Valencia’s newspaper El Carabobeño could be the newest victim of what I call as”Newsprint-geddon”, the ongoing (and quite deliberate) shortage of newsprint for publishing.
The paper informed their readers on Sunday that their reserves consist of only enough print for nine days and that they have requested the CEAM (the State’s company in charge on selling newsprint) for more, but so far the paper hasn’t gotten any response.
El Carabobeño said that the CEAM previously sold them just minimum amounts to get by. As a direct consequence, the paper reduced its Monday-to-Saturday edition from 48 to 32 pages.
This happens more than one month after El Carabobeño announced a change of format (from broadsheet to tabloid), but also reaffirmed this commitment to its editorial line, all the while publicly denouncing HegemonCorp. and what it really represents. Here’s a key passage of the editorial, titled “Everything evolves, so do we”:
We know how certain leaders act: They place fines, deny access to newsprint and then, some figurehead appears with his offer. This has happened nationwide, but it has also occurred in these Carabobo lands…
Whomever dedicates themselves to the business of communication bravely assumes a great commitment. It’s not just any other industry that can succumb and then sold to the one chosen by the ruler. To compromise in the editorial line and to lie in order to satisfy a regime would be not just an unforgivable betrayal to the memory of our founder (Eladio Alemán Sucre), but an affront to the people who are avid for truth.”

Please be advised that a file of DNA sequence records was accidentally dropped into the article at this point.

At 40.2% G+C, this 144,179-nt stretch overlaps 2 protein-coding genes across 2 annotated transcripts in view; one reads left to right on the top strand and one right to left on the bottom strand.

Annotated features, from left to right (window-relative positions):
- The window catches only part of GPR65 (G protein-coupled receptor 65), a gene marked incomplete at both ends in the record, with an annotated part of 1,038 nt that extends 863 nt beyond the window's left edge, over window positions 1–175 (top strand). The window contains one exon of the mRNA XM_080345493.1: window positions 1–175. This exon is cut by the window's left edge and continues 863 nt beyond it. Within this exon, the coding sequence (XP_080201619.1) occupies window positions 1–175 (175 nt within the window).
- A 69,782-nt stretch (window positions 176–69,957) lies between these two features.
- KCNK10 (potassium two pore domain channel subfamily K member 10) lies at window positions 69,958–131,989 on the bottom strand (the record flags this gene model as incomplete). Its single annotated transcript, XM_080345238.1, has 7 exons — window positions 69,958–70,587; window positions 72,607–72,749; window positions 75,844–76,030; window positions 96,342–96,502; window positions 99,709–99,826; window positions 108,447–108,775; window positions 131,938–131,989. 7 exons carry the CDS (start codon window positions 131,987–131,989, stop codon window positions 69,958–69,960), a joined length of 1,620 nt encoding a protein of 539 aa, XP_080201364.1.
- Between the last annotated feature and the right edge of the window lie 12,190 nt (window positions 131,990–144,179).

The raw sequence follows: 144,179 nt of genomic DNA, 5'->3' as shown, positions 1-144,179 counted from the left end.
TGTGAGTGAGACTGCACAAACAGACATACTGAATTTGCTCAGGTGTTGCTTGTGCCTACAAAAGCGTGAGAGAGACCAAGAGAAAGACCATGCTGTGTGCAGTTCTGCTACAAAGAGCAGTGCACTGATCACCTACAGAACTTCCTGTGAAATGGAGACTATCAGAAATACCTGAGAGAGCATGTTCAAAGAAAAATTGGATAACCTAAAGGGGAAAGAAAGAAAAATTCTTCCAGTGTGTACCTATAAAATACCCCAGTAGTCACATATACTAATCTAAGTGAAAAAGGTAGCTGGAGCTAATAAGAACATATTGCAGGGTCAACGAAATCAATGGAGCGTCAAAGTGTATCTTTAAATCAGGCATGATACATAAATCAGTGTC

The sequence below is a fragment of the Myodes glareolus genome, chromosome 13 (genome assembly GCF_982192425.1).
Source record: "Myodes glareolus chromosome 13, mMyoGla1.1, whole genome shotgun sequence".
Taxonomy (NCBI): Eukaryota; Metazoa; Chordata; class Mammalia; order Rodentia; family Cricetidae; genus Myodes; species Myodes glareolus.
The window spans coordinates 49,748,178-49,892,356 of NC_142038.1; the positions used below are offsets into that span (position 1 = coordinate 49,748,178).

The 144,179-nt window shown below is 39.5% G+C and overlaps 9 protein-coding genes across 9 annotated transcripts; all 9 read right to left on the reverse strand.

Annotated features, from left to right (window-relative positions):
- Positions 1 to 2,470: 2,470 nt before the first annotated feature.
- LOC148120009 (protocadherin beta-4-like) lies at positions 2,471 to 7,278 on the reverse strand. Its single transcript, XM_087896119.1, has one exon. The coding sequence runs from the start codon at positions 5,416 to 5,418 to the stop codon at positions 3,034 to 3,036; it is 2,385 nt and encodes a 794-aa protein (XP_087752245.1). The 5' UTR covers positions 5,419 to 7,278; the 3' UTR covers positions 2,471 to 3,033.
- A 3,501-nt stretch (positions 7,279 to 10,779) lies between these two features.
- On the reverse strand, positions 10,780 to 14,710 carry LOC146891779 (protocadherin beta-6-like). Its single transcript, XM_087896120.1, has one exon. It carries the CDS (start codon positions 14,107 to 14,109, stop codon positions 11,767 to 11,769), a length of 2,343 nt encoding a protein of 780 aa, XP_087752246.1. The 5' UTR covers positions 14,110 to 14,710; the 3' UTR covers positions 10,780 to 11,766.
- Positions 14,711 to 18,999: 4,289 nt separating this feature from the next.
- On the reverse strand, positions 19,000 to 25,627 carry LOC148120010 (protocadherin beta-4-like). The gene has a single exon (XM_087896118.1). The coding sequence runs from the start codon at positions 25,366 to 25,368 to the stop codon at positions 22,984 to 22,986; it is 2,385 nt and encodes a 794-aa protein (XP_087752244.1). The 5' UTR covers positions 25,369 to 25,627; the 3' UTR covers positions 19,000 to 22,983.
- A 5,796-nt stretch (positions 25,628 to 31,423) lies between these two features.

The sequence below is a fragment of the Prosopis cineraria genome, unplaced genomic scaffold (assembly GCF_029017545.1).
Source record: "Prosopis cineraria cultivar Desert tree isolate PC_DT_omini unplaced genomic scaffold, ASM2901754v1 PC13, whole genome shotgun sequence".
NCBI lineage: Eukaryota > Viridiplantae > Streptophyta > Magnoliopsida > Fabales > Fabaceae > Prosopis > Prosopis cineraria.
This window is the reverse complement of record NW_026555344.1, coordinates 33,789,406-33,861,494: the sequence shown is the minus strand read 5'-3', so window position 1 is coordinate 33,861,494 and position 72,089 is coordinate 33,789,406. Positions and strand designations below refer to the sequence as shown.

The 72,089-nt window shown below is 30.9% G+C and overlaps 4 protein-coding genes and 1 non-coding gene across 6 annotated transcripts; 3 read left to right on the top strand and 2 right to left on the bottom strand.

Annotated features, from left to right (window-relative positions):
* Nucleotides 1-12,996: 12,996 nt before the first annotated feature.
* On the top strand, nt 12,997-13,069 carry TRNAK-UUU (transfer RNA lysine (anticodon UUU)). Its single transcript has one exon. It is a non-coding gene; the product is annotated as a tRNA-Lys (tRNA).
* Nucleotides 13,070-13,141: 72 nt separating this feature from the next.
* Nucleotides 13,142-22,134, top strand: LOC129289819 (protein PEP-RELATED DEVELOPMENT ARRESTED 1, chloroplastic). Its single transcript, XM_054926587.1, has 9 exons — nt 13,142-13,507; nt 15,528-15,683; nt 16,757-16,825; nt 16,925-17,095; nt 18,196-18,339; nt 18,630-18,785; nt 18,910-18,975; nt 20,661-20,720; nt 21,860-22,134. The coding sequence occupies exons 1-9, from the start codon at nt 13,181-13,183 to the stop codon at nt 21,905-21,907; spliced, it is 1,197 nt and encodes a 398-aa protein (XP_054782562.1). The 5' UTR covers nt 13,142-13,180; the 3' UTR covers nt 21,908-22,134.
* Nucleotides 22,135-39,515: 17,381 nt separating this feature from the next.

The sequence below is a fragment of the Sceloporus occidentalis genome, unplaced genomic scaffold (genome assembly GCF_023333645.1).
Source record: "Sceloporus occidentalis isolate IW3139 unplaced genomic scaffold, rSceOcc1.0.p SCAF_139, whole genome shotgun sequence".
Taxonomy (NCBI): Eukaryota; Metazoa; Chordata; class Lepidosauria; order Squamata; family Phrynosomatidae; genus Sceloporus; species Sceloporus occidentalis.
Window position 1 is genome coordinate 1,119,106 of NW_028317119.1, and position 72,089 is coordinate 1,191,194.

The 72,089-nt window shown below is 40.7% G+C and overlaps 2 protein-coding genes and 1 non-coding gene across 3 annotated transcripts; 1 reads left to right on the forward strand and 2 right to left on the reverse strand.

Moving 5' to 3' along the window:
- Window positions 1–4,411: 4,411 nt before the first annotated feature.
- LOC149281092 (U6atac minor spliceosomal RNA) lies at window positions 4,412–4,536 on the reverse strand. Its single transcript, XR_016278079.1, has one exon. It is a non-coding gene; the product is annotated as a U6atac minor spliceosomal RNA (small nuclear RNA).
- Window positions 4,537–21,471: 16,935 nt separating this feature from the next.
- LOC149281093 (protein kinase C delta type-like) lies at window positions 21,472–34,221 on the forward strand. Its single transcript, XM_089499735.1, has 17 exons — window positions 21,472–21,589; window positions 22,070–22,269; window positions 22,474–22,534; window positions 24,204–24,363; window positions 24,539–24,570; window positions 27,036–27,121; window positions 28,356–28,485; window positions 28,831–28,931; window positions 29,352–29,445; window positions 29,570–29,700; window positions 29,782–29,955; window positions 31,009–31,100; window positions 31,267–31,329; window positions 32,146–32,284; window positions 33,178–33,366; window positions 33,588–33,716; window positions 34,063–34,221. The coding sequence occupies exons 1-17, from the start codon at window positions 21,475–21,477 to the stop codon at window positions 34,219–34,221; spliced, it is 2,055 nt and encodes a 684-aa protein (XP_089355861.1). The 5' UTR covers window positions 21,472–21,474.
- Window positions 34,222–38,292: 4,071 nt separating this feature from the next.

This editorial was published a couple of weeks after Notitarde (the other big Valencia newspaper) was sold to the owner of a major hotel in the city, who openly admitted talks with the central government regarding the newsprint issue. And as recent evidence shows, Notitarde has now become HegemonCorp.’s representative in the region.
Will El Carabobeño be the next victim of Newsprint-geddon? We’ll find out soon enough…
UPDATE: Two days after the news broke, Hugo Cabezas, head of the Maneiro Editorial Complex (CEAM) spoke with Daniel Aleman (member of the paper’s board) and commit himself to find “a constant supply of newsprint” for El Carabobeño. But still, there was a contingency plan in place that included the sacrifice of its Sunday magazine.Caracas Chronicles is 100% reader-supported. Support independent Venezuelan journalism by making a donation.